By Kevin Kenney
From his earliest days, it’s always been about golf for Matt Ginella.
Growing up in Santa Rosa, Calif., about an hour north of San Francisco, he worked at local courses throughout high school – mowing greens, picking ranges, changing grips. He applied to agronomy school at Penn State, thinking he might become a superintendent somewhere, before a broadcasting degree from St. Mary’s College landed him an internship at Sports Illustrated and, eventually, the job of golf photo editor in 1996.
As fortune would have it, Ginella got that gig the very same week Tiger Woods turned pro – and two careers were born.
The Bucket List Question
We asked Ginella an almost impossible-to-answer question: Of the 2,500 or so courses he’s played, could he name some of his favorites, his absolute must-plays — his bucket list for the avid amateur to check off before retiring to that great 19th hole in the sky
Pebble Beach Golf Links
Another example, Ginella says, of one destination that can beget visits to multiple courses. But it begins with the legendary links course, host to five U.S. Opens, with another set for next year, the course’s 100th anniversary.
“Pebble Beach is No. 1 in the United States for me,’’ Ginella says. “Yes, it’s expensive ($525 for a round), but Pebble Beach is the crown jewel of golf in America.
“It’s one of the greatest walks in all of golf. If you start on that fourth hole, which runs along Stillwater Cove, and you wrap around for 4, 5, 6, 7 — and then up to 8, which is one of the greatest par 4’s in the world, then you hit 9 and 10, going along that very popular and famous beach there along the ocean.
“Then you come around and finish on 17 out on the water, and 18 is one of the great par-5 finishes in all of golf.”
“How many courses can say that seven or eight of the greatest holes in the world are within 18 holes? “To be able to walk that land and play golf and interact in that way, it’s mesmerizing.’’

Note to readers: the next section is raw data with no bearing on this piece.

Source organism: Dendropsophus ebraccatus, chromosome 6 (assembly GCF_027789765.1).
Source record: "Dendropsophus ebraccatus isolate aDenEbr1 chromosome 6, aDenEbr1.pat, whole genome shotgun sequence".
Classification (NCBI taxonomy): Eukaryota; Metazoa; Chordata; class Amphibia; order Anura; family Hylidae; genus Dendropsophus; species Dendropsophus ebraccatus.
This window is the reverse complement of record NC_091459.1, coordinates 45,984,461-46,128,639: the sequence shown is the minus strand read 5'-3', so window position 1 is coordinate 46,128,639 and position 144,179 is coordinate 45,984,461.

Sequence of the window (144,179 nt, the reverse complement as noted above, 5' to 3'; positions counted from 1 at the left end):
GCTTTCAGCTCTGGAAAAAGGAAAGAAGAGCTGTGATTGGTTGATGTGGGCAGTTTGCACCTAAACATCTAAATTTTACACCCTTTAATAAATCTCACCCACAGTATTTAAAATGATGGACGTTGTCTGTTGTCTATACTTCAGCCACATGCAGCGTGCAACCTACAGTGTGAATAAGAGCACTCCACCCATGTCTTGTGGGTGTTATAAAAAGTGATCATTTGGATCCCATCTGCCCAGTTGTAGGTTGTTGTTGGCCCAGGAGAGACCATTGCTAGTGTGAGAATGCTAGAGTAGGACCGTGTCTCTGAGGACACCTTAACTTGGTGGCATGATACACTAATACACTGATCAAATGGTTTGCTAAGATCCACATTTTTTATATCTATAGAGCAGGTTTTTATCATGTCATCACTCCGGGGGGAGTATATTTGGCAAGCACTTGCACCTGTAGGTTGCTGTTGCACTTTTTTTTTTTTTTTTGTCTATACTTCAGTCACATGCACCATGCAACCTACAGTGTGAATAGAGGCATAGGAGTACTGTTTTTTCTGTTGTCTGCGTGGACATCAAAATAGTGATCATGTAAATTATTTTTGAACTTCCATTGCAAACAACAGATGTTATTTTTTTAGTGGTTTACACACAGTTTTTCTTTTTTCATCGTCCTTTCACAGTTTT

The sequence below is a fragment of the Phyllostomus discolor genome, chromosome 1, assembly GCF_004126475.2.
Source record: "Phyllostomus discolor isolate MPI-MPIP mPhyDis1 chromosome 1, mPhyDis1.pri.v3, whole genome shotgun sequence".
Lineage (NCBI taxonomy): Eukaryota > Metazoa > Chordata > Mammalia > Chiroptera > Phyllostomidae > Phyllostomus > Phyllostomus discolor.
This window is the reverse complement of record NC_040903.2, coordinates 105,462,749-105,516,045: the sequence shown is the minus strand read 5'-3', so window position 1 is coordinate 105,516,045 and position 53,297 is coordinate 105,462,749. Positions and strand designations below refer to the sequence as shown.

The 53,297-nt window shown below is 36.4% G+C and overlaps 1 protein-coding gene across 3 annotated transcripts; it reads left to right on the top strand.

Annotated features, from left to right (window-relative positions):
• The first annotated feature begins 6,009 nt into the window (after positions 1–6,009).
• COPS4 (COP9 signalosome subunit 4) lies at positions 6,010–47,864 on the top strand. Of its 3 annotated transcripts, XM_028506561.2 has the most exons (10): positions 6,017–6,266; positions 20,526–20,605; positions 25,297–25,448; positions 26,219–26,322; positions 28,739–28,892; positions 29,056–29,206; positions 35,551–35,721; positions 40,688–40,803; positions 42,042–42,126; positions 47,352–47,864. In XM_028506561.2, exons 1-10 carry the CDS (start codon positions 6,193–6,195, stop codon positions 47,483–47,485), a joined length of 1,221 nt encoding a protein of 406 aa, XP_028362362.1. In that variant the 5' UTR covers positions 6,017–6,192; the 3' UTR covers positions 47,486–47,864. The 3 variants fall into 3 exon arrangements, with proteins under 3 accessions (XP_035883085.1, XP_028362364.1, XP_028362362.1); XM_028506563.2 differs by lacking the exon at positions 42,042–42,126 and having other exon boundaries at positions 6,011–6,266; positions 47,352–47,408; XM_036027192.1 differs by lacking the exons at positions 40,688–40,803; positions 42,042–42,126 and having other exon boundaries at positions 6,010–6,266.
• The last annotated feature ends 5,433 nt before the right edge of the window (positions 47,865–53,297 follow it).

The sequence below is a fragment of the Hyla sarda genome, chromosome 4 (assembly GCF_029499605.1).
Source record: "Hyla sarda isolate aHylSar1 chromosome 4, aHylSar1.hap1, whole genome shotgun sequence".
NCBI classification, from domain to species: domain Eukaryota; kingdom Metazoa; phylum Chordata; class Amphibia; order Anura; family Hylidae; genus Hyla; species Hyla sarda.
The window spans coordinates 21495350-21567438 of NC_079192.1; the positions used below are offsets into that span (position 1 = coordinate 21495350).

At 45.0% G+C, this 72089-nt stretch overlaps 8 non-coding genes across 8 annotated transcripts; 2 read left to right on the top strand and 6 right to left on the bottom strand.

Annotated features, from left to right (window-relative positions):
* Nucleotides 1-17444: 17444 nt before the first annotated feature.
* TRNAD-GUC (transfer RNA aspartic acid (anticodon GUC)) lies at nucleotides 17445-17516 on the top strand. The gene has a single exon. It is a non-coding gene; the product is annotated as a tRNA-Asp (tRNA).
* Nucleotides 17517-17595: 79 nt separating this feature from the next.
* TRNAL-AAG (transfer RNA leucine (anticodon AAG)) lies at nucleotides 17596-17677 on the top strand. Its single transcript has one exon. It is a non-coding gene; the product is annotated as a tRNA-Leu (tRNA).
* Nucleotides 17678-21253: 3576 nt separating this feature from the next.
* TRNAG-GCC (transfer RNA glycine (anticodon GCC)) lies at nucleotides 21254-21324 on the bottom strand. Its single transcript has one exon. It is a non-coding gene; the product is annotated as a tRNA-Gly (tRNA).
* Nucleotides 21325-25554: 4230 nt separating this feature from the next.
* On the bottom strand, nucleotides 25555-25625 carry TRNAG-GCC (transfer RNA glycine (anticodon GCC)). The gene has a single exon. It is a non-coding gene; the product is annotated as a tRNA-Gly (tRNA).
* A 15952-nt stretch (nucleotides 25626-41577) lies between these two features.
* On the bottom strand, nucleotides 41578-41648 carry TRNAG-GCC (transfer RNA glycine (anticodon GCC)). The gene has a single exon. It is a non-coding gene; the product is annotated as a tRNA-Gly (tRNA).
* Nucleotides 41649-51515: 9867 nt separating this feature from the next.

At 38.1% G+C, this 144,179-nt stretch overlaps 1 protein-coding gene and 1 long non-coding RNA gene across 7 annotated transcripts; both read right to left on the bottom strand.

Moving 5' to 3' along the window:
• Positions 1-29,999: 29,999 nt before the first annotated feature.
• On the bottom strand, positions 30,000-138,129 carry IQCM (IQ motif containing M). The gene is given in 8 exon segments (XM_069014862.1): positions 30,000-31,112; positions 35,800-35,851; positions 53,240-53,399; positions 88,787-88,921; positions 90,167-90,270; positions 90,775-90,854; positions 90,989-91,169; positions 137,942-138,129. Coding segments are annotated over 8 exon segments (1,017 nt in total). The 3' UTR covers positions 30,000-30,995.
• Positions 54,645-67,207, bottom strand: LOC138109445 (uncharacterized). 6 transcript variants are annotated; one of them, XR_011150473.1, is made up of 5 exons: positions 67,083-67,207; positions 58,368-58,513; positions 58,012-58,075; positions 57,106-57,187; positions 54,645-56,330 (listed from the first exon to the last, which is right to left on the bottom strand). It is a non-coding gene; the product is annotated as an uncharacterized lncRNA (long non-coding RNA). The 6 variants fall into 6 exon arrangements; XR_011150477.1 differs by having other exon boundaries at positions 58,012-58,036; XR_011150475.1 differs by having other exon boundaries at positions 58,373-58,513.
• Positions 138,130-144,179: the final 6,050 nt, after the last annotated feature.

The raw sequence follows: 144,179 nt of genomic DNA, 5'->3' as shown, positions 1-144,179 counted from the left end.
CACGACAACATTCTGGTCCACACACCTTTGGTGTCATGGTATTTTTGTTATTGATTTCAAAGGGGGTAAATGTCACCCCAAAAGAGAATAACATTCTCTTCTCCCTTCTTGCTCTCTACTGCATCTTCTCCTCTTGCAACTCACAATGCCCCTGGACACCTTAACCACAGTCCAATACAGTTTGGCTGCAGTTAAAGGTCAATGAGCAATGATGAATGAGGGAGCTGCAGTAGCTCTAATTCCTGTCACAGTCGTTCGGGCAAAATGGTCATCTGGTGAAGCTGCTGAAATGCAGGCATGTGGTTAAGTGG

(Key tip: Unlike St. Andrews, you can show up at Pebble Beach the day you want to play and likely get a tee time. “You can simply pay the greens-fee price … but not have to pay to stay in the resort,’’ says Ginella.
Royal County Down Golf Club
“Kind of like a cross between the Old Course and Pebble Beach … (with) the Mountains of Mourne in the backdrop,’’ says Ginella.
“It’s kind of generally considered the best of UK and Ireland. It’s the best of the best over there, other than the Old Course.’’
Ginella also recommends the nearby Royal Portrush Golf Club, Portstewart Golf Club and Ardglass Golf Club.
“I think of those three places – Old Course, Pebble Beach and Royal County Down – if you hit those three destinations, you will have lived an amazing golfing life,’’ says Ginella.
“Awesome,’’ says Ginella. “You would never go and play one with playing the other.’’
“Inverness (was) a bedraggled little former coal-mining town that had lost its way, and along comes (developer/owner) Mike Keiser on what was a dump site and spectacular coastline, and he builds Cabot Links first, with a native Canadian architect in Rod Whitman, and he does a great first course. “
And then come (designers Bill) Coore and (Ben) Crenshaw, on this dramatic mile and a half worth of Nova Scotia coastline, and (Keiser) builds…what debuted by Golf Digest standards as No. 19 in the world the first day it opened.
“So you take the greatest architects probably in the modern era in Coore-Crenshaw, and the greatest developer in the modern era in Mike Keiser, and you take a great piece of land like that in Nova Scotia, and you mix them all together at kind of the height of their powers, and you get Cabot Cliffs.
“You’re never going to see a bad hole, you’re never going to have a bad moment…at both Links and Cliffs – they complement each other very well.’’